The workshop, co-hosted with the New Zealand Companies Office, brought together staff from business and secured transactions registries in 13 Pacific countries as well as government and private sector representatives and technical experts.

Participants discussed issues confronting Pacific registries, recent developments, and the opportunities for, status of, or outcomes from registry reforms.

“Most of the participants have benefited PSDI support to modernise their business laws and establish online registries that have reduced red tape and lifted barriers to business,” said PSDI International Business Law Expert Aaron Levine.

PSDI international business law consultant Terry Reid welcomes participants to the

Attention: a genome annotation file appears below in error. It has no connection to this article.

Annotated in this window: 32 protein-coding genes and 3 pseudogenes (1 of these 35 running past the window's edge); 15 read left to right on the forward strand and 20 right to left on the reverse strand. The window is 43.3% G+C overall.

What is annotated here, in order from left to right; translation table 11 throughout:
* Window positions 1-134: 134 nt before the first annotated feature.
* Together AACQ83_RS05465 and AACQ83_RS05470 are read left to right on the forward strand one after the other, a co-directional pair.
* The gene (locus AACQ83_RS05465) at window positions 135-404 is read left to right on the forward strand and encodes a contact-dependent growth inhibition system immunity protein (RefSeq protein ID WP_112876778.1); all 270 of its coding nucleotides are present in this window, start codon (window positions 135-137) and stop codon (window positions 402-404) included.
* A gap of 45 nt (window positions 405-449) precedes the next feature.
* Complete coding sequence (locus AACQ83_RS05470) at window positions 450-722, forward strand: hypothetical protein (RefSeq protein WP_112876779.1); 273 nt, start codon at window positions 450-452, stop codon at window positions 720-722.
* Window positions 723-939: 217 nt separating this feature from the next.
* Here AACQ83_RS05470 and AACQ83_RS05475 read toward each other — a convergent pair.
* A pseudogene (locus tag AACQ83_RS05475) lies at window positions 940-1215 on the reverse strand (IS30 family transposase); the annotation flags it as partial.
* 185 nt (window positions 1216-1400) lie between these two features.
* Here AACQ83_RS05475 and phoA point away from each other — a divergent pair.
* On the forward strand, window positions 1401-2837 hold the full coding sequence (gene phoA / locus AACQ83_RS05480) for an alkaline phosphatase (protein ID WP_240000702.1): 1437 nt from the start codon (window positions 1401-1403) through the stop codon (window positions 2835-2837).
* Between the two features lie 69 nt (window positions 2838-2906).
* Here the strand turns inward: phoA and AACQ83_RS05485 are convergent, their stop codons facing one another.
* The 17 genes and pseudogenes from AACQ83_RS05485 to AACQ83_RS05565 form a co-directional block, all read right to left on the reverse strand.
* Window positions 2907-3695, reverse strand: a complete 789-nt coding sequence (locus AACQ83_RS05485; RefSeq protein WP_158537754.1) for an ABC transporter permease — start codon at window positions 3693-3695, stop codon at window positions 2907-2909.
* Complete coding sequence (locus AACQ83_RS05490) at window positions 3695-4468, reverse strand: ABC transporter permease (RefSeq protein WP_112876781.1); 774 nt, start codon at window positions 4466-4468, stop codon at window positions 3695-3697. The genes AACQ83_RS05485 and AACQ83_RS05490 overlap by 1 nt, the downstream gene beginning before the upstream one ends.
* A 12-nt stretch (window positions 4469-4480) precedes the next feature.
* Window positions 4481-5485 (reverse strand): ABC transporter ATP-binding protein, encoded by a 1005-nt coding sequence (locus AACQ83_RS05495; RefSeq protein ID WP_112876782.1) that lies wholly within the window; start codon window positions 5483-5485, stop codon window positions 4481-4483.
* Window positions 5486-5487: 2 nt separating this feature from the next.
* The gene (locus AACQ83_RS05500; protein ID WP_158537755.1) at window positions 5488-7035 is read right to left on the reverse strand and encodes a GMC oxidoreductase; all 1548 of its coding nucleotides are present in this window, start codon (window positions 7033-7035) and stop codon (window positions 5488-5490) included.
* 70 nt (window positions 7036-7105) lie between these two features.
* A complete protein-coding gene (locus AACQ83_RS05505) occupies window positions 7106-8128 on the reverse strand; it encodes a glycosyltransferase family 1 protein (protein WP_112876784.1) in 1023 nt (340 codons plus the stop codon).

workshop at ADB's Pacific Liaison and Coordination Office.
Each country’s delegation presented on the status of their registry. These included a number of countries that had recently completed reforms, such as:
Vanuatu, which implemented an online registry covering companies, business names, and charitable associations
Papua New Guinea and Samoa, which have developed online personal property securities registries for loans secured by movable property, such as inventory, agricultural goods and equipment, accounts receivable, and machinery
Solomon Islands, which now has an online registry that covers foreign investment, companies, and business names, and
Tonga, which is finalizing a new foreign investment act that will make it easier for overseas investors to invest.